Boontling plaque in Boonville
Boontling plaque in Boonville

Boontling is a jargon[1] or argot spoken only in Boonville in Northern California. Today it is nearly extinct, and fewer than 100 people still speak it.[2] It has an IANA sub-tag of boont (i.e. en-boont).[3]

History and description

Although Boontling is based on English, many of its unusual words are unique to Boonville, California. Scottish Gaelic and Irish, and some Pomoan and Spanish words also contribute to this jargon.[4] Boontling was invented in the late nineteenth century and had quite a following at the turn of the twentieth century. It is now mostly spoken by aging counter-culturists and native Anderson Valley residents. Because the town of Boonville has only a little more than 700 residents, Boontling is an extremely esoteric jargon, and is quickly becoming archaic. It has over a thousand unique words and phrases.


The Anderson Valley, of which Boonville is the largest town, was an isolated farming, ranching, and logging community during the late nineteenth century. There are several differing versions as to the origin of Boontling. Some assert that the jargon was created by the women, children, and young men in the hop fields and sheep shearing sheds as a means of recreation, and that it spread through the community as the children continued using it when they grew up.[5] Myrtle R. Rawles explains that Boontling was started by the children of Boonville as a language game which enabled them to speak freely in front of elders without being understood.[6] It is believed that the jargon originated from Ed (Squirrel) Clement and Lank McGimsey, circa 1890.


Based on interviews of family and neighbors, Rawles wrote an article, "'Boontling': Esoteric Speech of Boonville, California," published in 1966 by the California Folklore Society (presently Western States Folklore Society) in Western Folklore, Volume 25, No. 2, and reprinted under the title Boontling, or the strange Boonville language by the Mendocino County Historical Society in 1967.[7] Researcher Charles C. Adams studied the lingo in the 1960s and wrote a doctoral dissertation based on his research. In 1971 University of Texas Press published his book, Boontling: an American Lingo, which included an extensive dictionary.[8] Boontling briefly enjoyed a national audience in the mid-1970s when a Boontling speaker named Bobby (Chipmunk) Glover was a regular guest on the well-known The Tonight Show Starring Johnny Carson on the NBC television network. Boontling historian Jack (Wee Fuzz) June appeared on the game show To Tell the Truth and was so well known by this point that panelist Kitty Carlisle had to disqualify herself from the judging. Because Boontling is a spoken jargon rather than a written one, spellings of its words vary greatly. Most spellings were not formalized until the 1970s, primarily by the writings of Jack (Wee Fuzz) June.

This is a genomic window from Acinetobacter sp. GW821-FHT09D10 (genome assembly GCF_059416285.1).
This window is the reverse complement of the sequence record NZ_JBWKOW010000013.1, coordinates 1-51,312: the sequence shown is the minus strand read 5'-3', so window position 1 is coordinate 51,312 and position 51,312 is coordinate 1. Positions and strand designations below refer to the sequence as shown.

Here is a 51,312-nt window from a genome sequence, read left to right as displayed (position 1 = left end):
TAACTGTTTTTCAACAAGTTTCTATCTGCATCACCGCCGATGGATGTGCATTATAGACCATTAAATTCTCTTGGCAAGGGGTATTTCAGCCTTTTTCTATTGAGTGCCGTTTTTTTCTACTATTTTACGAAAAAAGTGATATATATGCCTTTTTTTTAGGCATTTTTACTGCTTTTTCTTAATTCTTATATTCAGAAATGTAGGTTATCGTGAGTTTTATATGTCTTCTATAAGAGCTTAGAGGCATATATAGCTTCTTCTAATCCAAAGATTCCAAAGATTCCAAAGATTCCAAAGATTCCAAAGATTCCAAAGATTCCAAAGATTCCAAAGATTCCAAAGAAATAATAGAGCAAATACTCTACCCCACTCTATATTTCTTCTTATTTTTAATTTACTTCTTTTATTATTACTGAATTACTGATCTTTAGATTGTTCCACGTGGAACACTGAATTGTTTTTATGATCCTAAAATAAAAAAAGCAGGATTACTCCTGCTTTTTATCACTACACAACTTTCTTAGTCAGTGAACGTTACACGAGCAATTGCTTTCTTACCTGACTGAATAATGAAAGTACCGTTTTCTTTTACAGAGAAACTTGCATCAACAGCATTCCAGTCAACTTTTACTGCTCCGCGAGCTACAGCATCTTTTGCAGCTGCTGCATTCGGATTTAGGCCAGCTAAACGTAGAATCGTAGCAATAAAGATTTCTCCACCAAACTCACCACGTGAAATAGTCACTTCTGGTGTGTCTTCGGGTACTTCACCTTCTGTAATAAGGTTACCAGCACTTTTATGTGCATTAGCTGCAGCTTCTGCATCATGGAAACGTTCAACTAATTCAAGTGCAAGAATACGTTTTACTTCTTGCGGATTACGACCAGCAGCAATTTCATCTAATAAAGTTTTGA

See also


  1. ^
  2. ^ Stina Sieg, "Do You Harp A Slib Of The Ling? One Small Town's Opaque Language" at, 17 January 2015
  3. ^
  4. ^ Haddock, Vicki. "Hamlet's Dying Lingo" in San Francisco Chronicle, February 5, 2001.
  5. ^ a b A Little Boont Archived April 9, 2007, at the Wayback Machine at the Anderson Valley Museum
  6. ^ Rawles, Myrtle R. (1967); Boontling: The Strange Boonville Language. Mendocino Historical Society, p.3
  7. ^ Boontling, or the strange Boonville language at
  8. ^ "Hamlet's Dying Lingo" in San Francisco Chronicle
  9. ^ Adams traces boshe to the Pomo Indian word bishe. However, Myrtle Rawles attributes it to "bosch", a South African antelope (see the definition: bosch Archived December 7, 2005, at the Wayback Machine "bosch-bok, n. bush-buck; kind of antelope." at, surmising that the word was taken into Boontling after Theodore Roosevelt's 1909 African safari. (Rawles, p.5) In his oral history, Ernest Rawles attributed it to the French word "Boche" for the Germans, and claimed that this term developed in Boontling only after World War I, when returning veterans were fond of saying: "Its time to go hunt the Boshe."
  10. ^ a b c Boontling dictionary Archived March 22, 2007, at the Wayback Machine at the Mendocino Middle School Boontling Page
  11. ^ Turkey Vulture (September 11, 2013). "Bird's Eye View". Anderson Valley Advertiser. Retrieved 22 November 2014.
  12. ^ Boontling: An American Lingo, by Charles Adams, ISBN 0-939665-05-0, p.227.


Further reading